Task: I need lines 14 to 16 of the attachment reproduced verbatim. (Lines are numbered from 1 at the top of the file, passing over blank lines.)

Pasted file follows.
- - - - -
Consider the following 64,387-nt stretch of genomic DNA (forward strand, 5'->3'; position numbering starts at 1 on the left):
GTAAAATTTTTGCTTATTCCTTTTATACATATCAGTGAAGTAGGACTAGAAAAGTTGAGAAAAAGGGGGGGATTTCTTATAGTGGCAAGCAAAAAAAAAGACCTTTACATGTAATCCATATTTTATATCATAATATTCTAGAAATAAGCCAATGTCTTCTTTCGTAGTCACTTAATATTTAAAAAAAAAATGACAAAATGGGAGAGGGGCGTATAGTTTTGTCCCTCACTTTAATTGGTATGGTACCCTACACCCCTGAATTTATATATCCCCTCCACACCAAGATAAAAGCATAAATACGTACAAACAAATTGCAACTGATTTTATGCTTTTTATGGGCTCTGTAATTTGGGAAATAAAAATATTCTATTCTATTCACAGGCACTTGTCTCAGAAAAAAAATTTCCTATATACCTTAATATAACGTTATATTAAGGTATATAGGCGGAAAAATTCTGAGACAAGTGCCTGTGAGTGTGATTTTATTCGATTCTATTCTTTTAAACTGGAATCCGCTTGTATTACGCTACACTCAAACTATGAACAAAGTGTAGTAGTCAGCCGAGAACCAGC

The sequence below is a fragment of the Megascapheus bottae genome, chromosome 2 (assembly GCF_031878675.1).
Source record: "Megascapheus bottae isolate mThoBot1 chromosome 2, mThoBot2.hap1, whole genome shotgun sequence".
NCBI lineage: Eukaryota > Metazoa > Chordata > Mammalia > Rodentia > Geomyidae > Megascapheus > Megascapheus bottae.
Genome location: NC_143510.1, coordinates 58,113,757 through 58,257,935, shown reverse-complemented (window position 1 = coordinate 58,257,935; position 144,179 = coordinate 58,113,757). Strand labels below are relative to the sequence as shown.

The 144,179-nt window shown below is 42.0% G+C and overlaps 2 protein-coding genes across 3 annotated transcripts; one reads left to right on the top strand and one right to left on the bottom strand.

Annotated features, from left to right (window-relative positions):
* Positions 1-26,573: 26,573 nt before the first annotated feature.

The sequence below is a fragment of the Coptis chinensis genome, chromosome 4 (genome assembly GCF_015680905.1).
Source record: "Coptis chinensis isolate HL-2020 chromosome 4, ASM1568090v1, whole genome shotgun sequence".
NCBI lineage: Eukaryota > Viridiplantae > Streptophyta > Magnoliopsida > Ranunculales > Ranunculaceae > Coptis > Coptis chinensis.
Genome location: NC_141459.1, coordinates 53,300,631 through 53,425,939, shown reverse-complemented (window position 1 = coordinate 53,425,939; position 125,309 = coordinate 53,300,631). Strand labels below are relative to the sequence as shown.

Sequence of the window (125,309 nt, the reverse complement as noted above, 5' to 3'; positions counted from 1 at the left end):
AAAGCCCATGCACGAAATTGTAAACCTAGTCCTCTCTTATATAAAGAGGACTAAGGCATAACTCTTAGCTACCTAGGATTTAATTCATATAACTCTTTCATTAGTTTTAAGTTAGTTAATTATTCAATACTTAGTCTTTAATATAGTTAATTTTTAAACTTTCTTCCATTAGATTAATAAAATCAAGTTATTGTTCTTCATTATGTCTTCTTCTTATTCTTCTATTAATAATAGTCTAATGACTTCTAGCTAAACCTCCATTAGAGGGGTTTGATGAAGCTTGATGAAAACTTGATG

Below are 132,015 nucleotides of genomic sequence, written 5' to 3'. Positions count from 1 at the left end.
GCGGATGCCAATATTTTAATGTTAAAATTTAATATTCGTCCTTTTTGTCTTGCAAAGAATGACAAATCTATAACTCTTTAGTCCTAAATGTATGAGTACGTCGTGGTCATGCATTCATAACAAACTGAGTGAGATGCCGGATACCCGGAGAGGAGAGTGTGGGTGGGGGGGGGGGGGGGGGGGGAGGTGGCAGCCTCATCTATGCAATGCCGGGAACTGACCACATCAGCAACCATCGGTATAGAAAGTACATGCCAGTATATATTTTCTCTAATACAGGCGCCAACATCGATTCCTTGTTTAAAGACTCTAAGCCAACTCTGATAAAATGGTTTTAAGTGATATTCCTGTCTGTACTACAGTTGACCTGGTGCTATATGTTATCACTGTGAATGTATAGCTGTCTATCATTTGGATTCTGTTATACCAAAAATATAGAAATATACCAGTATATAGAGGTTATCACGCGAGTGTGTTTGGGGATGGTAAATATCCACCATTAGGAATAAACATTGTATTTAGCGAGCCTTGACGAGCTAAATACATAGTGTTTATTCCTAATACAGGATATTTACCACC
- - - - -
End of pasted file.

Sequence of the window (125,309 nt, the reverse complement as noted above, 5' to 3'; positions counted from 1 at the left end):
AAAGCCCATGCACGAAATTGTAAACCTAGTCCTCTCTTATATAAAGAGGACTAAGGCATAACTCTTAGCTACCTAGGATTTAATTCATATAACTCTTTCATTAGTTTTAAGTTAGTTAATTATTCAATACTTAGTCTTTAATATAGTTAATTTTTAAACTTTCTTCCATTAGATTAATAAAATCAAGTTATTGTTCTTCATTATGTCTTCTTCTTATTCTTCTATTAATAATAGTCTAATGACTTCTAGCTAAACCTCCATTAGAGGGGTTTGATGAAGCTTGATGAAAACTTGATG

Below are 132,015 nucleotides of genomic sequence, written 5' to 3'. Positions count from 1 at the left end.